He lost both his legs and most of his abdomen due to an anti-personnel landmine explosion. When we went to see him at a hospital, he was drifting in and out of consciousness. Whenever he would come to, he would weakly scream: "Oh mother! Bring me some juice... I will get you the money when I'll grow up and earn a living." His penniless mother could only helplessly shed tears and try to comfort her dying son.
I wrote a story about Azizul which was published on the wire next morning. I called the hospital authorities to check how the little man was doing. Azizul was no more...
As with any other humanitarian crisis, there are politics involved. We journalists try to cover what’s happening as best we can. I have returned home now from my mission. But I keep wondering what all of those kids that I wrote about are doing now, whether they’re alive and safe.
Collateral damage is inevitable in any conflict, I understand that. But I just can’t get over all the grief that I saw, especially the children suffering. I managed to take care of my physical pain with medicine, but I wonder what painkillers will heal my mind after what I've witnessed these days.
This blog was written with Yana Dlugy in Paris
This time it's personal
By Agnes Bun
Cox’s Bazar, Bangladesh -- I will remember his cries of pain for the rest of my life.
Azizul was fifteen years old. A Rohingya refugee, he was crossing the border between Myanmar and Bangladesh with his parents, his brother and his two sisters when he stepped on a landmine. He arrived in Bangladesh with his legs blown away, to die later in a hospital bed, surrounded by other Rohingya refugees, who had to risk their lives as well in order to get to safety.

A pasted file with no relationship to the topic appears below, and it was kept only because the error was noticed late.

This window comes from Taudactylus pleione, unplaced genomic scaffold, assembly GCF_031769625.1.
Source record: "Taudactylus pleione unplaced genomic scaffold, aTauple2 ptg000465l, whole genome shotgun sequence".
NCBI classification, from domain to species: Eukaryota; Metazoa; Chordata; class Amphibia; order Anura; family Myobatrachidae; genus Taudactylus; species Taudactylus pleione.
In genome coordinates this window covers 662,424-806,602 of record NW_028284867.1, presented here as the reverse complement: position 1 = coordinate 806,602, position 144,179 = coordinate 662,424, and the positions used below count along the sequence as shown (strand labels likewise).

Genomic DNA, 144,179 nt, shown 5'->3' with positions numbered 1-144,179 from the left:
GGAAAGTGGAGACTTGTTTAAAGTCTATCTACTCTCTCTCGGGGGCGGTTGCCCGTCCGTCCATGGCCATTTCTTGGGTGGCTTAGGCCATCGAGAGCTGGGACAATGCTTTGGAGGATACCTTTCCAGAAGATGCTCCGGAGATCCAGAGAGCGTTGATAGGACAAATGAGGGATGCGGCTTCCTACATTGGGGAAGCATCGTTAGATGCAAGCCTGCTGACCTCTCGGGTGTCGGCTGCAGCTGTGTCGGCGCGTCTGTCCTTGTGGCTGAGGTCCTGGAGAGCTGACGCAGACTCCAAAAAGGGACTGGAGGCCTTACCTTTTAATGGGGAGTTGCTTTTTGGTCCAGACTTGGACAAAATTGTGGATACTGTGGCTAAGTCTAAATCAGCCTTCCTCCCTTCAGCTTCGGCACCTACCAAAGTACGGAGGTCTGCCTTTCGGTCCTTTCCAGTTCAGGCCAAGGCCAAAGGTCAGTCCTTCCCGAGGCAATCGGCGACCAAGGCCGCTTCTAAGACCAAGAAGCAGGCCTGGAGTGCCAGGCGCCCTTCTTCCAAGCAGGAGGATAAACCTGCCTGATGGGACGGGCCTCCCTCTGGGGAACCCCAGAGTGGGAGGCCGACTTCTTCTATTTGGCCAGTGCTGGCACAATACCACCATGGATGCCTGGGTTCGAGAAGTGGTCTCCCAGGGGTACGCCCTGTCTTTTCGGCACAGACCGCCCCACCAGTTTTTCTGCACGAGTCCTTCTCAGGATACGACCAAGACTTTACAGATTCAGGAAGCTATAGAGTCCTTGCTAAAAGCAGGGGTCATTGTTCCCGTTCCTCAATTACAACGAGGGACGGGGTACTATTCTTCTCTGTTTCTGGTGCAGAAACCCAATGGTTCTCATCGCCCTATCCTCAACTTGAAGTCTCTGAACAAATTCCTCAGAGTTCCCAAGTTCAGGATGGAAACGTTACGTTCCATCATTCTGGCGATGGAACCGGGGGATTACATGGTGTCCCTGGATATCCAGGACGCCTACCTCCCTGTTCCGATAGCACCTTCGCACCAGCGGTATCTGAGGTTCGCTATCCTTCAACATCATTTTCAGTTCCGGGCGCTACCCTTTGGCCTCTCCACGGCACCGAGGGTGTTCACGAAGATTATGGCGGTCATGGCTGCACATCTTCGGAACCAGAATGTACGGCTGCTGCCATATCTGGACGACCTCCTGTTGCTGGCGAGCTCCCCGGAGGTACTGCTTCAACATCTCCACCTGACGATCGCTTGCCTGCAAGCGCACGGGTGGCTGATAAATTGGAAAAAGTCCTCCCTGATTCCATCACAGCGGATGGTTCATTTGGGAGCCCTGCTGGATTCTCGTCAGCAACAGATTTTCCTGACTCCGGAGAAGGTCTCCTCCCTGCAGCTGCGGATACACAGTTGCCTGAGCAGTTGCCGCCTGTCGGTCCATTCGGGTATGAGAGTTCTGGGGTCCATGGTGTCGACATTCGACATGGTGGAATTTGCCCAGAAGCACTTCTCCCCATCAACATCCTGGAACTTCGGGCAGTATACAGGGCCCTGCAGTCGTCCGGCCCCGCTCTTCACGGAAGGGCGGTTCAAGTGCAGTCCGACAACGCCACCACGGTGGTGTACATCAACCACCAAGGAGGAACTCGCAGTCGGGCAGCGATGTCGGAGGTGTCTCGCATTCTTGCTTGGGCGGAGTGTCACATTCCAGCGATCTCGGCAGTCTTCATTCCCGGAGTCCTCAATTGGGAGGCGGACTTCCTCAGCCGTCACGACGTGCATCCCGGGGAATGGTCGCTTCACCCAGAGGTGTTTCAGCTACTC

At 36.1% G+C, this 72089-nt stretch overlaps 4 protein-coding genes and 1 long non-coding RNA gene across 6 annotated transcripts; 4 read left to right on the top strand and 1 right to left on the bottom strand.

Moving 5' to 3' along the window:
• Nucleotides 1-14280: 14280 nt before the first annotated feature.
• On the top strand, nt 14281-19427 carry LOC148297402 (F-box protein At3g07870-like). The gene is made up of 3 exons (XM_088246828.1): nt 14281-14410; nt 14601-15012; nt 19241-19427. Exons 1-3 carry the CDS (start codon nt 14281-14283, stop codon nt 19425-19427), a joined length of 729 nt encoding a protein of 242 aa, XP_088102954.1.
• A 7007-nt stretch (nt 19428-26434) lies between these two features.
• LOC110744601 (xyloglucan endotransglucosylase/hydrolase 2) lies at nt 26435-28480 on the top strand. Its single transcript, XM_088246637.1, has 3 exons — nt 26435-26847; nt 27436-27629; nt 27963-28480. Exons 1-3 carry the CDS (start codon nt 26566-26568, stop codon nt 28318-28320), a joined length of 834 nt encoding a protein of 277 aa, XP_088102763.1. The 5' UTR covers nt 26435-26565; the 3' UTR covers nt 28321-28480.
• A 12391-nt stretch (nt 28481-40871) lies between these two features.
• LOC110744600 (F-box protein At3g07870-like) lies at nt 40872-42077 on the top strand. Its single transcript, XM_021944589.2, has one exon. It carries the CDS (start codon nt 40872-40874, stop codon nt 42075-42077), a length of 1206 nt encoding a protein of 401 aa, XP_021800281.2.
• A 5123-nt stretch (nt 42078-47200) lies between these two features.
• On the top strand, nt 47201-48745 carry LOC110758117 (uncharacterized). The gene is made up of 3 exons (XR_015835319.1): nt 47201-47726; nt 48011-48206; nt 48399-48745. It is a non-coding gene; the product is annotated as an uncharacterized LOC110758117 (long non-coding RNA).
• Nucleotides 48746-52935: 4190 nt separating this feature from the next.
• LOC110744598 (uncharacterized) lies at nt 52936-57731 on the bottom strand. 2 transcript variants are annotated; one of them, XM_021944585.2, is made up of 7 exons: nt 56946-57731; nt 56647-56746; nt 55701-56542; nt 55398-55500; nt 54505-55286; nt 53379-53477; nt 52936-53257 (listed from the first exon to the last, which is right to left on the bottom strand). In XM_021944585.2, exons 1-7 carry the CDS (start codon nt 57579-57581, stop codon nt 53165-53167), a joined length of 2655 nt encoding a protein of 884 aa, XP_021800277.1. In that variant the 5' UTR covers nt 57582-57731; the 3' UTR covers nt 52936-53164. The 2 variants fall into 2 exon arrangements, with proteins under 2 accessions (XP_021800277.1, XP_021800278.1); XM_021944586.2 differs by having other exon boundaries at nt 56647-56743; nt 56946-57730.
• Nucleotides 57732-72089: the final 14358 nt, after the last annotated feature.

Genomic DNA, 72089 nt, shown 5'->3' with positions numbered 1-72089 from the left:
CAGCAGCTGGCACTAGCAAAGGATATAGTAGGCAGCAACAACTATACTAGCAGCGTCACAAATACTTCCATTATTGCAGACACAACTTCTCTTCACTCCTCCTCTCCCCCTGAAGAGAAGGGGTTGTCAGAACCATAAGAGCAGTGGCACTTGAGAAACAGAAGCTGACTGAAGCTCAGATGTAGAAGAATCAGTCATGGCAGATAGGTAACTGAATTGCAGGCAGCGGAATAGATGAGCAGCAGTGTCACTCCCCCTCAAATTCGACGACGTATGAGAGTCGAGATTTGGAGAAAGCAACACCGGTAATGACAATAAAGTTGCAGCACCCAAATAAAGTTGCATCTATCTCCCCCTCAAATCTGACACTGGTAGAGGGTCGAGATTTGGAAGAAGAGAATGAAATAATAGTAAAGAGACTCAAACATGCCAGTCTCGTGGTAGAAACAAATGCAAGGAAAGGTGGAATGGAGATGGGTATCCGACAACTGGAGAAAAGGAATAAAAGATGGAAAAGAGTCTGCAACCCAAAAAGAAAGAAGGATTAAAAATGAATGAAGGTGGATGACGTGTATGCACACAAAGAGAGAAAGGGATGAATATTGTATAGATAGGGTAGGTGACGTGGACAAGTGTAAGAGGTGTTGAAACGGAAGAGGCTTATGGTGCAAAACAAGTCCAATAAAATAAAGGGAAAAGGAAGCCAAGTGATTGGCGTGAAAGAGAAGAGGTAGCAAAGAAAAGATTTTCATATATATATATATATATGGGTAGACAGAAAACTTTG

More than forty years ago, my family also crossed borders to escape from the Cambodian genocide during the late 1970s. Some died. Others were tossed around from one labour camp to another. Others ended in refugee camps in Thailand and Vietnam, where they spent several years.
My parents eventually made their way to France, where they met, married and had me. A video journalist for Agence France-Presse, I have covered a typhoon, a war zone, an earthquake, and floods. Each catastrophe has left a lasting mark on me, the kind of pain that crushes you inside and leaves you in tears as you recall the faces that you’ve filmed.
But none of them compare to the Rohingya refugee crisis that I spent a week filming. This time it was personal. These entire families uprooted from their homes, with terror, emptiness, or a lack of understanding in their eyes in the face of the hatred that suddenly struck them -- these families were going through what mine endured less than half a century ago.
For the first time in my life, history lent me a mirror in which I could look at my family history, the one I grew up with as told in my native Chinese dialect.
I point my camera at the scores of unaccompanied children in the Rohingya refugee camps, half naked, crying, throwing up, children who lost their parents during their escape or saw them killed right in front of their eyes, instantly stripped of their innocence. I film them and my mind wanders to the killing fields of Cambodia. Did my uncles and aunts look like that when they stumbled, some barely teenagers, over the border into Thailand, after having witnessed the death of friends and relatives and experienced starvation in the labour camps?